From the Jordanian Blogosphere

This week marks the first week of the Muslim holy month of Ramadan, a month that evoked varied feelings among the Jordanian blogosphere, a good sign that it is indeed a melting pot of mentalities. Hala of CafeLulu says that Ramadan to her is a month where people “come closer together as people, regardless of your religious background.” Eman of Aquacool wishes everyone a blessed Ramadan but says she wishes that one day the “Muslim world will unite and start fasting all together on the same day as it’s supposed to be“.  Mozzy, meanwhile, writes a post on why he dislikes Ramadan, which results in a very interesting thread of comments. Ramadan Mubarak!

The Jordanian blogosphere is also exasperated with a second round of internet censorship in Saudi Arabia that blocked file-sharing network Flickr and blogging service provider Blogger. Camels are also making an appearance- Natasha Tynes has an article on camel jockeys and Iyas of Jameed is in disbelief over a story of bestiality.

Dealing with more local affairs, Lina of Into the Wind says that “I always enjoy reading blogs of expats in Jordan”, and Khalaf has a post on the reason behind the latest earthquake rumor while Haitham Sabbah says, “Minor earthquake, and major oil price increase” .  Naseem Tarawneh talks about Jordanian electoral system history, present and future, and Issam Smeir suggests that Jordan adopts the American political system and “to establish only two big parties, the Jordanian Democratic and Republican parties”. Firas of IHeartAmman has a very interesting post on the government's respone to a nuclear reactor in Israel.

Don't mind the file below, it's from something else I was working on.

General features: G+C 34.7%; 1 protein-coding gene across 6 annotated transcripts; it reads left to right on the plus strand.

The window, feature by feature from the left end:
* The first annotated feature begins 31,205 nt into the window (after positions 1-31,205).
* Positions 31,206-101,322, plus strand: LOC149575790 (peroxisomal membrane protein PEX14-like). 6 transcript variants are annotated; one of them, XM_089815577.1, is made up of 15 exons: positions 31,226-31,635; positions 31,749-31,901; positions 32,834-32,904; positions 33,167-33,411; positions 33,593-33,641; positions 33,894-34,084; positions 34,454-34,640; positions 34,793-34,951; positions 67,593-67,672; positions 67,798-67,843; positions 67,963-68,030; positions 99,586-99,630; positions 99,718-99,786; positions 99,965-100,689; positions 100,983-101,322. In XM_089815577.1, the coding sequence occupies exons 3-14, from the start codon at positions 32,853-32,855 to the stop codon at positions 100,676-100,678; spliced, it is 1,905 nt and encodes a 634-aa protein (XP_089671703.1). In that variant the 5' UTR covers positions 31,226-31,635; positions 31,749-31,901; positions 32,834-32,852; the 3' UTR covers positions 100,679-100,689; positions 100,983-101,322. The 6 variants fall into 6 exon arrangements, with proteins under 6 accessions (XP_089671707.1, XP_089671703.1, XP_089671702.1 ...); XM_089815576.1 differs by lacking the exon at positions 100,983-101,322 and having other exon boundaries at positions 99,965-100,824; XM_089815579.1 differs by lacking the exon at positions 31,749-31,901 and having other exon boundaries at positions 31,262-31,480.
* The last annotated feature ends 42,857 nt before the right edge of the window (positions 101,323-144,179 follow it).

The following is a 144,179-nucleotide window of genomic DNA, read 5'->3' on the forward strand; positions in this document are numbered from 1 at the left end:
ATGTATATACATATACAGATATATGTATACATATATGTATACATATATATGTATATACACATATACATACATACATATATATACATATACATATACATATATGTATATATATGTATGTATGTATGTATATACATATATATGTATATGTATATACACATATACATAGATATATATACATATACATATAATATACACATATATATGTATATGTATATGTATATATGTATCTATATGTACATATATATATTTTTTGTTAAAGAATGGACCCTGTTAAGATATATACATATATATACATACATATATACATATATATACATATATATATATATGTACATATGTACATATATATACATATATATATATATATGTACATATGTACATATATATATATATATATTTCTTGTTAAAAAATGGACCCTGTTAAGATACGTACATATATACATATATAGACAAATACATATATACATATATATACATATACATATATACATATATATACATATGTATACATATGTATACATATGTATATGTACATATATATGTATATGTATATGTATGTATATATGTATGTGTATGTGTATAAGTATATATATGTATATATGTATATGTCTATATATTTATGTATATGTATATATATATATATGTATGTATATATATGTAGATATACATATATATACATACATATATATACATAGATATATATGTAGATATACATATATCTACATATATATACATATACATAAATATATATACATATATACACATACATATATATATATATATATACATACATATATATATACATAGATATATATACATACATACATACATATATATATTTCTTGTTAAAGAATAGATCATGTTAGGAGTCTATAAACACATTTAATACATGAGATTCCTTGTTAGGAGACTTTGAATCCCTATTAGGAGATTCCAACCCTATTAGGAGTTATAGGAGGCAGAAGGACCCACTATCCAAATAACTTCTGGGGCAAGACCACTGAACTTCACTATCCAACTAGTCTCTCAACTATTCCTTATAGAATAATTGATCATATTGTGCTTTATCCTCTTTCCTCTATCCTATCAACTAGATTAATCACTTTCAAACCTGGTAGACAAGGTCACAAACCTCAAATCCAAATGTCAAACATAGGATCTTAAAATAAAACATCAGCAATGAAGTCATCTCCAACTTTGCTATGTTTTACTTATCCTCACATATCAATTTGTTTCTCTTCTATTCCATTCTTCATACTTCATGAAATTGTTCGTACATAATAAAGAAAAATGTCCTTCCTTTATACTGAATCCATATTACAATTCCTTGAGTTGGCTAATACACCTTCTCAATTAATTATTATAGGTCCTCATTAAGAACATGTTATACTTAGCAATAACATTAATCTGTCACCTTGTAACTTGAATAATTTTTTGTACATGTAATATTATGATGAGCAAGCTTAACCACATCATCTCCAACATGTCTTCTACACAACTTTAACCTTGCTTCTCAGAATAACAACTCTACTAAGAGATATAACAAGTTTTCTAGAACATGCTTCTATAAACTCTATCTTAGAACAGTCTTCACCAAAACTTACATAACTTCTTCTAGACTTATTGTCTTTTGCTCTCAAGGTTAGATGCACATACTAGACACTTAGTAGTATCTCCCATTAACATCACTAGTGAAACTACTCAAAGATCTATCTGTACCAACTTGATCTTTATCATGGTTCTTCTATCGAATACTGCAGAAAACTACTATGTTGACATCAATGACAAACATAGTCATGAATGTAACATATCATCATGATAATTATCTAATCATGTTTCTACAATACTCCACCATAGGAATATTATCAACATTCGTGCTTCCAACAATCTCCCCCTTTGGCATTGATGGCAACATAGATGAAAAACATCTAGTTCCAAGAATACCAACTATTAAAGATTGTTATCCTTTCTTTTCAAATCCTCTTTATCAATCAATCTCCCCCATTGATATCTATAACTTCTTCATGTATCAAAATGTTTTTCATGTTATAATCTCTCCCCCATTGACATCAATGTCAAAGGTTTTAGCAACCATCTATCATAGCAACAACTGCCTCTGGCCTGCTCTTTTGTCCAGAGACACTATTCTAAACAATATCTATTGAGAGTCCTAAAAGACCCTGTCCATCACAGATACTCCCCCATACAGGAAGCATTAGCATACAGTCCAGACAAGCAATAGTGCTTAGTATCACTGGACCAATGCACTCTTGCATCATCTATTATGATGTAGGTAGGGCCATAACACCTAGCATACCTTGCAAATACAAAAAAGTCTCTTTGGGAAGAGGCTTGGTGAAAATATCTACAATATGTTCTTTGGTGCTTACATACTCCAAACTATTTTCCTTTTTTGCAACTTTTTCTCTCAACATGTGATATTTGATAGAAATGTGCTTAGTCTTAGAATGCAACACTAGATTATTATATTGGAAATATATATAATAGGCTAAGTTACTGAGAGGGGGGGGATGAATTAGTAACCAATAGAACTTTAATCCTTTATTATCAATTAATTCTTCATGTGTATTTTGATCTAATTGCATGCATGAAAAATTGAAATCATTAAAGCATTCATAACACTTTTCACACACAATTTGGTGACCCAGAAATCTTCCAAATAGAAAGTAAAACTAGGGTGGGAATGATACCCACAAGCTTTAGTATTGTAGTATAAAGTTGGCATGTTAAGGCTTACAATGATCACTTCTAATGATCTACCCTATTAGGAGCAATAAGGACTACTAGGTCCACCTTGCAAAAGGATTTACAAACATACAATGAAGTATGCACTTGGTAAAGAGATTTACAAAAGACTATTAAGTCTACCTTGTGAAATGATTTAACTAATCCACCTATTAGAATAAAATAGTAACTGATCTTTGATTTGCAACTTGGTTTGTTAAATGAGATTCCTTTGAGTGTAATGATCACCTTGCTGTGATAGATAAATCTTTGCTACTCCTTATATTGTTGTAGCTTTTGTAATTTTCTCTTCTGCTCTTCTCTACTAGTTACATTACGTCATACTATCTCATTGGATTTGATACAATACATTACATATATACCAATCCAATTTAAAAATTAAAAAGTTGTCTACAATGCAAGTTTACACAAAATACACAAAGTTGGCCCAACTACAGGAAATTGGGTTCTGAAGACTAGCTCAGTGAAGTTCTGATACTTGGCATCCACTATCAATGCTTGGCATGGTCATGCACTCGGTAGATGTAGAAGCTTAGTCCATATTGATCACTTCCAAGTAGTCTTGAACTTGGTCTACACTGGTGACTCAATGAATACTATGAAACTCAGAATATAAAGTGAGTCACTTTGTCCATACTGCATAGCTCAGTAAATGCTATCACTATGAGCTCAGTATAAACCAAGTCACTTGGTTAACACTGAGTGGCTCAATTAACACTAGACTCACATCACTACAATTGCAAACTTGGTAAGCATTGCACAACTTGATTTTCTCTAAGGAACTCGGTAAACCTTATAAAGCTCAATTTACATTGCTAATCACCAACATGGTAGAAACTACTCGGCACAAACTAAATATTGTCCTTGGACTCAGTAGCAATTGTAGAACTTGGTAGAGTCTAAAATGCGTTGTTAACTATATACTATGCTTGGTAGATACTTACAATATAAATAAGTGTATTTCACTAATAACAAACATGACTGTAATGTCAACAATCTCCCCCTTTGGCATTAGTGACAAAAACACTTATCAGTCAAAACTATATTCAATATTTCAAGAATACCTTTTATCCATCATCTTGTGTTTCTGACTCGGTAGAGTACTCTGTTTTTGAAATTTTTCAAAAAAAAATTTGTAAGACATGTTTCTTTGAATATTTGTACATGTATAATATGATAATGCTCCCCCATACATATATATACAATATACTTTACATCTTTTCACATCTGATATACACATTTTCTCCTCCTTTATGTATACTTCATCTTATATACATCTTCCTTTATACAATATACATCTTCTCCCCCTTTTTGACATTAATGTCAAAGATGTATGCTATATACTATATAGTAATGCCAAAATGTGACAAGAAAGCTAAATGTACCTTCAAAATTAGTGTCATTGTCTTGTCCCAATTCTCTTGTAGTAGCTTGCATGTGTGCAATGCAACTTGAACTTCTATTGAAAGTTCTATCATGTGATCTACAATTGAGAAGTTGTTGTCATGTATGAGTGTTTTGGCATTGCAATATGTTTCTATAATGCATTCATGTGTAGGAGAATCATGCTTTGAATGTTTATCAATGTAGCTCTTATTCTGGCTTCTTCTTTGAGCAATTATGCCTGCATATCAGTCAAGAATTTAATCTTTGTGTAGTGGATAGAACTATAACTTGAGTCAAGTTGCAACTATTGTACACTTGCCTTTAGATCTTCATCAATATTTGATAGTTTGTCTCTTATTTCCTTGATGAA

Roba Assi has some pictures from the last Jordanian blogger meet-up.

Amman by Sabri Hakim

On the creative scene, Tololy is playing a little game on her blog- email her any word or phrase and she will get creative with them- the first phrase being “pixie dust”. Ahmad Humeid has a wonderful article surveying the future music landscape, and Ibrahim Owais is starting a string of posts dedicated to Middle Eastern ads as he thinks they are underrepresented online. Amin Matalqa tries to answer a question a lot of Arabs are often asking themselves- “Why are most Arabic films bad?” ,Yazan Malakha has a very creative post on blogging, and Jad Madi has created a Joite, a website aggregating Flickr feeds tagged with Jordan, Amman, Petra, Jerash, etc.

Haitham Sabbah of Sabbah's Blog published his interview about blogging in the Arab world with Italian press.

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